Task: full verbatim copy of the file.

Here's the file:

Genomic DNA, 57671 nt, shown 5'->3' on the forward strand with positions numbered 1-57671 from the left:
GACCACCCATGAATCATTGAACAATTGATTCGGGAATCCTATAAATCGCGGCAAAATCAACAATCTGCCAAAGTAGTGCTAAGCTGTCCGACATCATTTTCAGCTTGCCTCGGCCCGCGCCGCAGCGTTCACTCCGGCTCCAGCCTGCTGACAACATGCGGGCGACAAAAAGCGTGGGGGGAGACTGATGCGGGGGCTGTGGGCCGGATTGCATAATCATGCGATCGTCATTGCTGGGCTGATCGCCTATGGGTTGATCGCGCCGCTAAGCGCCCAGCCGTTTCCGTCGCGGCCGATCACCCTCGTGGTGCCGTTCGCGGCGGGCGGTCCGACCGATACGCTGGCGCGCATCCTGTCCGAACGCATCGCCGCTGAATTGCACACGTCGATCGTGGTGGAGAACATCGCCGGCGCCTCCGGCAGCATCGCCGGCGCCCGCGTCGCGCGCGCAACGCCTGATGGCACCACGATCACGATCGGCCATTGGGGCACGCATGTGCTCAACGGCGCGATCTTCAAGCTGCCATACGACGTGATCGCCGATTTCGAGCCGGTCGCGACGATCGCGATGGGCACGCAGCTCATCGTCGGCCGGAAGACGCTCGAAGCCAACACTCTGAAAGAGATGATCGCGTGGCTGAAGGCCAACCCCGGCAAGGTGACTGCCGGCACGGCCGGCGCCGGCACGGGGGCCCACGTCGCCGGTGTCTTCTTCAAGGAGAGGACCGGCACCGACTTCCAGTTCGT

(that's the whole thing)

Genomic DNA, 57671 nt, shown 5'->3' on the forward strand with positions numbered 1-57671 from the left:
GACCACCCATGAATCATTGAACAATTGATTCGGGAATCCTATAAATCGCGGCAAAATCAACAATCTGCCAAAGTAGTGCTAAGCTGTCCGACATCATTTTCAGCTTGCCTCGGCCCGCGCCGCAGCGTTCACTCCGGCTCCAGCCTGCTGACAACATGCGGGCGACAAAAAGCGTGGGGGGAGACTGATGCGGGGGCTGTGGGCCGGATTGCATAATCATGCGATCGTCATTGCTGGGCTGATCGCCTATGGGTTGATCGCGCCGCTAAGCGCCCAGCCGTTTCCGTCGCGGCCGATCACCCTCGTGGTGCCGTTCGCGGCGGGCGGTCCGACCGATACGCTGGCGCGCATCCTGTCCGAACGCATCGCCGCTGAATTGCACACGTCGATCGTGGTGGAGAACATCGCCGGCGCCTCCGGCAGCATCGCCGGCGCCCGCGTCGCGCGCGCAACGCCTGATGGCACCACGATCACGATCGGCCATTGGGGCACGCATGTGCTCAACGGCGCGATCTTCAAGCTGCCATACGACGTGATCGCCGATTTCGAGCCGGTCGCGACGATCGCGATGGGCACGCAGCTCATCGTCGGCCGGAAGACGCTCGAAGCCAACACTCTGAAAGAGATGATCGCGTGGCTGAAGGCCAACCCCGGCAAGGTGACTGCCGGCACGGCCGGCGCCGGCACGGGGGCCCACGTCGCCGGTGTCTTCTTCAAGGAGAGGACCGGCACCGACTTCCAGTTCGT